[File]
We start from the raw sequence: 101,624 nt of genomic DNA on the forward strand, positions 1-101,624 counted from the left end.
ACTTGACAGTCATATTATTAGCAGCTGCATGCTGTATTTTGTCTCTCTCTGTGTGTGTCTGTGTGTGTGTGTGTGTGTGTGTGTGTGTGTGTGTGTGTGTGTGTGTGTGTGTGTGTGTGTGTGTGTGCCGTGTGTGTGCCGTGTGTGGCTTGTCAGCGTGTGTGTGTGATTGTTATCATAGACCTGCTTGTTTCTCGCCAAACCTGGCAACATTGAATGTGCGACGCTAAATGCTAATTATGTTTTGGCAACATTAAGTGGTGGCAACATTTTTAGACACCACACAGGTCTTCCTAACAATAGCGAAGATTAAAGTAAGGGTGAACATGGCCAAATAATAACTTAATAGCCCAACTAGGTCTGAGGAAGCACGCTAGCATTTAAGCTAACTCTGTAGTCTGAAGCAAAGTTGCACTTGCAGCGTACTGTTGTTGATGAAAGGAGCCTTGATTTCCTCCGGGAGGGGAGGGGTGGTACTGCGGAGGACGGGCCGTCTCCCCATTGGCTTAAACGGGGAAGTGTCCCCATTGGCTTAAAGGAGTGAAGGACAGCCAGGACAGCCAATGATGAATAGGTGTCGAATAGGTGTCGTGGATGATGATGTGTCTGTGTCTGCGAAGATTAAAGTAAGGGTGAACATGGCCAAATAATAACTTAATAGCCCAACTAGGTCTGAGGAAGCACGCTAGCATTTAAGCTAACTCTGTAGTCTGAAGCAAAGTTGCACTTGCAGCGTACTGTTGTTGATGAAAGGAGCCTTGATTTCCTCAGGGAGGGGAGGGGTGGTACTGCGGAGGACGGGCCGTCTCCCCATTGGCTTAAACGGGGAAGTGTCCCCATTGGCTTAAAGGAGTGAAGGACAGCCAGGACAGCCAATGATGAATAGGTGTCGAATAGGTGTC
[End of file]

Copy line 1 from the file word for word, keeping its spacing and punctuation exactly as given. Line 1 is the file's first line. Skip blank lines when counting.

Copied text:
We start from the raw sequence: 101,624 nt of genomic DNA on the forward strand, positions 1-101,624 counted from the left end.